BROOKSVILLE — Kimberly Losurdo did not hesitate when the judge asked if she was sure about her guilty plea.
"You believe it's in your best interest?" Circuit Judge Anthony Tatti asked.
"Absolutely," Losurdo replied, nodding her head.
With that, the 45-year-old Spring Hill woman embarked on an effort to recover both her sobriety and the children in her care.
Losurdo entered an open guilty plea Thursday to two counts of child abuse, and her case was diverted to the county's drug court.
As part of the program, a defendant must plead guilty, then complete a rigorous program of counseling and drug screenings that lasts at least 18 months.
If successful, the case is dismissed.
The legal and personal stakes are high, Circuit Judge Richard Tombrink told Losurdo during her first appearance in drug court last week, a few days after she was released from the county jail.
"These are serious charges," Tombrink said. "There is zero tolerance. You have to make sure you do everything exactly correctly or a lot of bad things will happen."
If she fails, Losurdo faces at least two years in prison, said Assistant State Attorney Larry Houston.
Two days after Christmas, Losurdo called 911 after a 9-year-old child started convulsing and drifting in and out of consciousness, according to the Hernando Sheriff's Office.
Paramedics took the girl to a local hospital, where a blood test revealed cocaine in her system. Hospital staffers transferred the child to another hospital for more advanced care and called the state Department of Children and Families.
According to the Sheriff's Office and court records, the girl reported seeing Losurdo smoking, snorting and ingesting drugs in the house. About two days earlier, likely on Christmas, the girl found a small, rock-like substance in the bathroom and ate it.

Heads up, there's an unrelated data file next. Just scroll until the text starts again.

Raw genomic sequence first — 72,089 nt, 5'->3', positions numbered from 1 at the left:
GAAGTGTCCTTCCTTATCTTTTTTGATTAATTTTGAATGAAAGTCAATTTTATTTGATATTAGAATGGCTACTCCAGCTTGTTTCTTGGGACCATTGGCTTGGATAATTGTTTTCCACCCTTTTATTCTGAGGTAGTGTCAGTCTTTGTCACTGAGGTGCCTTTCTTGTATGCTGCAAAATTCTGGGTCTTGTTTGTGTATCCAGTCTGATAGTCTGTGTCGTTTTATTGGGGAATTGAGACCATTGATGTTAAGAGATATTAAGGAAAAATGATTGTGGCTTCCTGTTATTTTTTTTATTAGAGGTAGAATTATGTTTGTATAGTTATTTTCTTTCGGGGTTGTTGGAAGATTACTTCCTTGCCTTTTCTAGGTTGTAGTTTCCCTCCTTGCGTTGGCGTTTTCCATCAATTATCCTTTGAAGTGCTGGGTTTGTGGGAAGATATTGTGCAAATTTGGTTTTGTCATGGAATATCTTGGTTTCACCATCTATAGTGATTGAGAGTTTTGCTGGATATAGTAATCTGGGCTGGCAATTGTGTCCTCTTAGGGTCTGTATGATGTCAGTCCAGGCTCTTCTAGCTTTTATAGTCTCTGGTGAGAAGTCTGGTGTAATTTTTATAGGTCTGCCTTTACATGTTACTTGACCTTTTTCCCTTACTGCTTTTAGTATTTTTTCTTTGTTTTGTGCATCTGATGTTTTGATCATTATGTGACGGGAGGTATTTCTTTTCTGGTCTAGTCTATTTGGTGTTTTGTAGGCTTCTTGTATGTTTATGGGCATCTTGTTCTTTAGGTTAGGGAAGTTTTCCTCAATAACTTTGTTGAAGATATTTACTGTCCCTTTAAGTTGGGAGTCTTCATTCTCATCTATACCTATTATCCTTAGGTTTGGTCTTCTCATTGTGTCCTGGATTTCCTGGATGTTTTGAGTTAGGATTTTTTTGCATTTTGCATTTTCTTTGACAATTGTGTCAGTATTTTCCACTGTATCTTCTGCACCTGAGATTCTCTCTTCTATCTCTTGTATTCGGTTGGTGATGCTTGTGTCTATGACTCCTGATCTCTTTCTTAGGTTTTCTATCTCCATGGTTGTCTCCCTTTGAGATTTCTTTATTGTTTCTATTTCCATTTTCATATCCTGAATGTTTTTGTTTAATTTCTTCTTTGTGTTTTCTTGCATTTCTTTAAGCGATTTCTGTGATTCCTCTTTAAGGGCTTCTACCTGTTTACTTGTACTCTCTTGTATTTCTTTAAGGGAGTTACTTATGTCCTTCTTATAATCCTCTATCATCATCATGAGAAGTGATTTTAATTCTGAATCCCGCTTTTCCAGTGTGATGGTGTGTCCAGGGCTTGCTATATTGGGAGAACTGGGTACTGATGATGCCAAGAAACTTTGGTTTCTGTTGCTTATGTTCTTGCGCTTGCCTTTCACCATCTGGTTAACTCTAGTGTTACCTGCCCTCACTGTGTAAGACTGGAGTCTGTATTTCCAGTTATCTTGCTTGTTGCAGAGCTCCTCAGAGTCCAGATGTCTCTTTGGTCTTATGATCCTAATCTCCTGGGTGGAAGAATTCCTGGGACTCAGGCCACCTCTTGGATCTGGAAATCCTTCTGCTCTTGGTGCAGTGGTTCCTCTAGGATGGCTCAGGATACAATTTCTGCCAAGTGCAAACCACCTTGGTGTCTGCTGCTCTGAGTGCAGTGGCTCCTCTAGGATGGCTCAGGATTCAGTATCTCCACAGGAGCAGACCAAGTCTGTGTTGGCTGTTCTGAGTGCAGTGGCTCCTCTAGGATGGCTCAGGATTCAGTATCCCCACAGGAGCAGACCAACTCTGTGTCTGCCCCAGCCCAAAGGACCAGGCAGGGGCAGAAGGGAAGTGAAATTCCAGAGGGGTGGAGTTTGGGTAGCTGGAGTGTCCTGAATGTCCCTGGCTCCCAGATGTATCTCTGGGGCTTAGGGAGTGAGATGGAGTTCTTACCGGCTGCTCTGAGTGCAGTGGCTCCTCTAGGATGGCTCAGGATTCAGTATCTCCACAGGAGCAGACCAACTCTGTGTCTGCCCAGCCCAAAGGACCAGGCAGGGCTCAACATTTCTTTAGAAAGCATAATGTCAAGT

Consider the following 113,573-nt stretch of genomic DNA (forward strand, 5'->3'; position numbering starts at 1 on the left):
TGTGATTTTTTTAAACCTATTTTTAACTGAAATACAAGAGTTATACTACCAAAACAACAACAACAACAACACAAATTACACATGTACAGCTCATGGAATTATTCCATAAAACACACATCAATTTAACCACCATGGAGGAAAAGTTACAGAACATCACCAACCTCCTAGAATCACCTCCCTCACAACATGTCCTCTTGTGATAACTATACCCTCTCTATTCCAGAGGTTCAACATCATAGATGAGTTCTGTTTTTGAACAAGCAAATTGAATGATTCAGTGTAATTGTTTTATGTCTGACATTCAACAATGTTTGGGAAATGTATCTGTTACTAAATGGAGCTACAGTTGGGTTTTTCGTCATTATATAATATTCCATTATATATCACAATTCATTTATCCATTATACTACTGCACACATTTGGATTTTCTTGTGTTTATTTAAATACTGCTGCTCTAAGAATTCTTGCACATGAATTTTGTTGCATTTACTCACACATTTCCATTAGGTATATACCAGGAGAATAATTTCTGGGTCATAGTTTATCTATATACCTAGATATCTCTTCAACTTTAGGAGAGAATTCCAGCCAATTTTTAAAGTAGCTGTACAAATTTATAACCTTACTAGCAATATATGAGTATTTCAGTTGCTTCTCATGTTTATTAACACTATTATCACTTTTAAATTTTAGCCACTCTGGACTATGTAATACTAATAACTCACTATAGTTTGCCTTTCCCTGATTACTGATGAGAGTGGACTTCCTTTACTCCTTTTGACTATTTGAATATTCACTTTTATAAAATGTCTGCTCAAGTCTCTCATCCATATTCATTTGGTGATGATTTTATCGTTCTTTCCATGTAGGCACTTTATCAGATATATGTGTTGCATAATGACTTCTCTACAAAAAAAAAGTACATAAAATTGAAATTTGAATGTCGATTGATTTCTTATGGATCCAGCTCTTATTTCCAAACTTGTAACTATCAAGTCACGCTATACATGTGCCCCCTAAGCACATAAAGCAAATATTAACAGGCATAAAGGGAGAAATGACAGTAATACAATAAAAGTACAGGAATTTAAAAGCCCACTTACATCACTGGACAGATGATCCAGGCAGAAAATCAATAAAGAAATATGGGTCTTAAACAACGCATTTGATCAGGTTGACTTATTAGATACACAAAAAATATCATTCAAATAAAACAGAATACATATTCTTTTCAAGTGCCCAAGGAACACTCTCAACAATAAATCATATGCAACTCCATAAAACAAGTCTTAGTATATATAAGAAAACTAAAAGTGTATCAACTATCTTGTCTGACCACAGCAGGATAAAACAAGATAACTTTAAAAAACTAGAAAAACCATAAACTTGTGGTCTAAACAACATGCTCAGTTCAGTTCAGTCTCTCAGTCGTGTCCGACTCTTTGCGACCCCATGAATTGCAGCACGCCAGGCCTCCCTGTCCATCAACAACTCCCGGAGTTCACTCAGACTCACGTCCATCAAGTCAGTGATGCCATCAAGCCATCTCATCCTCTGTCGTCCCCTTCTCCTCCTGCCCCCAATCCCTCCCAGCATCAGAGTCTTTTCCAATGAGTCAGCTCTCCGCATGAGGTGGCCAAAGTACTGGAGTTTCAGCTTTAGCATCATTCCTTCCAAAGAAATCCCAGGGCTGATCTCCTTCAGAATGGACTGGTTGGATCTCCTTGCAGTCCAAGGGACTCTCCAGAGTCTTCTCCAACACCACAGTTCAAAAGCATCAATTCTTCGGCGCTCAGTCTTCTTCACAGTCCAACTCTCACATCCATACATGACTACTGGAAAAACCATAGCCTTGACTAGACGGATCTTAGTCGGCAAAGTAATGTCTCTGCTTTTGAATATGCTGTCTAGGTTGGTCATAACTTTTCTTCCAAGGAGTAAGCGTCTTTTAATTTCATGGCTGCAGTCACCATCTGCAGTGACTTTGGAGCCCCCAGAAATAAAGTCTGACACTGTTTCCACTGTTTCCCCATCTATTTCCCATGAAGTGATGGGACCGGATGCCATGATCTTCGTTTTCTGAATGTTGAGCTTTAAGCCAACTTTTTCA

Losurdo told investigators she smoked crack cocaine inside the residence and that the girl must have found a piece and thought it was candy. Detectives found a crack pipe in the house.
Losurdo was arrested and charged with child abuse. DCF took custody of the 9-year-old and two other children, ages 11 and 16.
To the dismay of investigators, the 11-year-old also tested positive for cocaine, though he did not fall ill or require hospitalization. The boy told investigators he found a candy-like substance on a dresser and ate it.
The Sheriff's Office added a second charge of child abuse. Because Losurdo was on probation at the time for unrelated criminal traffic charges, she was held without bond in the Hernando County Detention Center.
Forty days later, on Feb. 4, she was released on her own recognizance. A treatment team comprised of a therapist, a judge and representatives from the state attorney's and public defender's offices, among others, decided she was a candidate for drug court. The results of a clinical assessment confirmed her eligibility.
Though Losurdo has several prior arrests, none were on the kind of charges, such as crimes of violence or drug sales, that would disqualify her, said Assistant State Attorney Larry Houston.
"She has a long history of substance abuse problems, she admits that she does, and this particular offense is drug related," Houston said.
Losurdo, who declined to comment to the Times after Thursday's hearing, will be required to participate in a 12-step recovery program, get a sponsor and attend group and individual therapy.
In the meantime, a DCF caseworker develops a case plan and monitors her progress.
Because of privacy laws, officials do not release information about a defendant's relationship to the children in a case like this one, but DCF does not get involved unless the children are dependents, said spokeswoman Kristi Gray.
The three children in Losurdo's case are currently in protective custody, which can mean foster care or the care of a relative, Gray said.
"The case is evaluated all along the way with the goal to reunite the family if that's the safe and appropriate thing to do," she said.
During weekly drug court hearings, the judge reviews each defendant's case plans, drug-screening results and treatment notes. If the report is positive, the judge says "good work," and other drug court participants waiting their turn applaud.
On Thursday, Tatti told Losurdo that the DCF caseworker would determine how soon and how often she would be able to visit the children.
"I don't have any reason to believe you won't get to that point pretty quickly," Tatti said.
He wished her luck, and the gallery clapped.
Reach Tony Marrero at tampabay.com or (352) 848-1431. Follow him on Twitter @TMarreroTimes.